Tuesday saw Thor Mining (LSE:THR) rise after revealing positive drilling results at its part-owned Kapunda in-situ recovery (ISR) copper project in South Australia.
Three holes were drilled, and two screened wells installed, to complete initial hydrogeological investigations at the asset – in which EnviroCopper has entered a two-stage agreement to earn a 75pc stake. Thor, in turn, holds a 25pc interest in EnviroCopper with rights to increase that stake to 30pc.
Not only did this work reveal that the project’s water table is quite shallow, but it also confirmed connectivity between screened intervals along its predominant fracture directions. These are both critical requirements for the ISR process, which centres around a chemical process called ‘leaching’. In layman’s terms, this involves dissolving minerals underground in a solution before extracting them at the surface. As ISR is much cheaper and quicker than actually building a copper mine, EnviroCopper believes that the technique can bring lower-grade projects into economic territory.
Elsewhere on Tuesday, Thor said the first round of drilling at Kapunda had revealed that the fracture zone contains significant copper mineralisation thought to be amenable to the ISR process. Indeed, the pilot hole encountered 66m at 0.27pc copper including 5m at 0.72pc copper and 11m at 0.54pc copper. Meanwhile, the two additional holes intersected 8m, 23m at 0.49pc copper to end of hole and 22m, 6m at 0.47pc copper to end of hole respectively.
EnviroCopper’s next stage of work includes large-scale column leach recovery tests leading on to a full-scale field trial.
Thor’s executive chairman Mick Billing said: ‘It is very exciting to have confirmation of both consistency of mineralisation and possible hydrogeological connectivity along strike in the facture zone. This adds considerable weight to the potential for a successful ISR operation in due course. ‘It is also pleasing to note that the preliminary copper grades are above the average for the resource. We are very keen to have laboratory assays to confirm these, and also to provide any gold values, as gold is most unlikely to be picked up in portable XRF readings.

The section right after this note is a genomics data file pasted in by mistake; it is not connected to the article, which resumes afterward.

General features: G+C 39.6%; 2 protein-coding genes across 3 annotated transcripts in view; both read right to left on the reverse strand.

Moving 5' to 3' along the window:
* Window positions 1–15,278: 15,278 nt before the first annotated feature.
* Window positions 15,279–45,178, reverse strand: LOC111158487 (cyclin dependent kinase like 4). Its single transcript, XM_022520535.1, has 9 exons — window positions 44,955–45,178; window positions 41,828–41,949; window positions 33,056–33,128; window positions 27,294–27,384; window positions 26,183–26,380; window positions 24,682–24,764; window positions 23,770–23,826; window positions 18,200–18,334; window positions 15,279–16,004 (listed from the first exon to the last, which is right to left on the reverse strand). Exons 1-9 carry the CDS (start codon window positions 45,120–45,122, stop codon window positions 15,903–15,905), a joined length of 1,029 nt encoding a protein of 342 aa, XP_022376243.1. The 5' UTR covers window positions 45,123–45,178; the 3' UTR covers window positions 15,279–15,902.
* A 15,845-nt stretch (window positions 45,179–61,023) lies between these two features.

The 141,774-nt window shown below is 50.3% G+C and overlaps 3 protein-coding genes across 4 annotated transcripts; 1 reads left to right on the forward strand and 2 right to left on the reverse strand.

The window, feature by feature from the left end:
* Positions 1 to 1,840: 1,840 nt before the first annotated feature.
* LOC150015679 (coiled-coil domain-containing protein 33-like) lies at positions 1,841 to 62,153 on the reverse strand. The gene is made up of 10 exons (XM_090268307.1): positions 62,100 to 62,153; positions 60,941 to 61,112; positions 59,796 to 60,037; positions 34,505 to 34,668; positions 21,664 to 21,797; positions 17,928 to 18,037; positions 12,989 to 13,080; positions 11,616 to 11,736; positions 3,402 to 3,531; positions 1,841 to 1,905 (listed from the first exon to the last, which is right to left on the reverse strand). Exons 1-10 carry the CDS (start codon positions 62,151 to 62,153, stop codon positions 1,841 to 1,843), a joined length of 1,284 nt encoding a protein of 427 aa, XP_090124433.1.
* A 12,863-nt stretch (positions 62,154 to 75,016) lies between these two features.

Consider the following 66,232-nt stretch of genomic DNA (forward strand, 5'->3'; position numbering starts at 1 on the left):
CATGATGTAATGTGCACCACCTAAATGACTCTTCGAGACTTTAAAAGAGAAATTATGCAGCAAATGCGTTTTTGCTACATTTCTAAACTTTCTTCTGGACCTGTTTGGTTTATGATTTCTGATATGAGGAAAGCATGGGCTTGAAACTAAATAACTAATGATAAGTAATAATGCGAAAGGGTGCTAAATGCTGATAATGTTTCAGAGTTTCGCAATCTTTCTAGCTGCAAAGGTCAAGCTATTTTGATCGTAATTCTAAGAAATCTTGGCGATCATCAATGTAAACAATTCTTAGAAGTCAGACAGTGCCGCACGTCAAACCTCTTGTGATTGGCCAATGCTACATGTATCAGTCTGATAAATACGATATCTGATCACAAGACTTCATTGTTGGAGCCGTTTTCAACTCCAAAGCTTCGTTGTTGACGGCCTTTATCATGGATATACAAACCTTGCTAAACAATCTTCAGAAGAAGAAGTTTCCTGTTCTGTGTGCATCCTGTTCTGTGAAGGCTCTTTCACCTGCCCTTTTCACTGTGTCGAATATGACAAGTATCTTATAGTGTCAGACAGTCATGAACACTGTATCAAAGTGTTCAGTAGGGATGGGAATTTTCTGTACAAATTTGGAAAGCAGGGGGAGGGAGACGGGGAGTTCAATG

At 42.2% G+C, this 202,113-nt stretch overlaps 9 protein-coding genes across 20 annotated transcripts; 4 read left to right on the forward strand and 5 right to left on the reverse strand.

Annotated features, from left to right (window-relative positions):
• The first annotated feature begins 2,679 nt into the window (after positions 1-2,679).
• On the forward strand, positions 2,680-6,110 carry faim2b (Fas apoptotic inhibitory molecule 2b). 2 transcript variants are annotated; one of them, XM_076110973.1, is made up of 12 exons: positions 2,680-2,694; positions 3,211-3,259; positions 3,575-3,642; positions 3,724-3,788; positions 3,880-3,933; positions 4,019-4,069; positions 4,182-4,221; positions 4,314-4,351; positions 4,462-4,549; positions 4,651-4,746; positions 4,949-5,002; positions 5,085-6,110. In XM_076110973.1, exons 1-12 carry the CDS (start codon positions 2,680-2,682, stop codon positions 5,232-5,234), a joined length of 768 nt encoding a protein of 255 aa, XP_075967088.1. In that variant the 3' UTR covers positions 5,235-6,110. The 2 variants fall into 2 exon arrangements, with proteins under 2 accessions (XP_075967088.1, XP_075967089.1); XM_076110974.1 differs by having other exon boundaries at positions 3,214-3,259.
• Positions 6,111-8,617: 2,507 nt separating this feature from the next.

‘These holes were drilled on the very southern tip of the main resource area, and previously conducted IP surveys further south show additional chargeable anomalies which should be investigated to see if they contain additional mineralisation, which could significantly extend the resource.’
As we have written before, by achieving production at Kapunda, EnviroCopper hopes to demonstrate ISR’s operational viability in the copper market and take the technology to other projects.
Aided by historical mining data and environmental and hydrogeological work, EnviroCopper has estimated Kapunda contains an ISR-amenable inferred copper resource of 119,000ts. As announced in April, the company has also been able to recover gold from samples taken from the project and work to ascertain whether it can establish a resource for the precious metal is ongoing.
Before commercialisation, EnviroCopper must complete a pre-feasibility study and a definitive feasibility study at Kapunda. It will also have to meet any necessary environmental, social, and regulatory requirements and secure financing. Handily, its $2.8m government-issued research grant will support it in these efforts- indeed, the firm expects these funds to take the project through to demonstration of feasibility.
Once progress has been made at Kapunda, EnviroCopper will move on to Moonta - its second 75pc-held project. Moonta is located around 160km north-east of Adelaide within the historical copper triangle of South Australia, where around 300,000ts of copper were mined and processed between the 1860s and 1920s.
Although it is an earlier-stage project than Kapunda, Moonta is also thought to be a much larger opportunity. In August 2019, EnviroCopper announced an initial inferred resource estimate for the asset of 66.1MMts grading 0.17pc copper. This translates to 114,000ts of contained copper considered amenable to ISR, taking EnviroCopper’s business-wide managed resource inventory 233,000ts. However, this initial figure was formed from the analysis of just 164 drill holes at Moonta. This lead to the identification of three copper deposits, called Wombat, Bruce, and Larwood. A further 308 holes already drilled over these deposits will feature in future resource modelling once quality assurance has been completed, providing an obvious opportunity for upside. What’s more, all three deposits remain open along strike or at depth – providing EnviroCopper with a chance to identify mineralisation beyond that already discovered.
Author: Daniel Flynn
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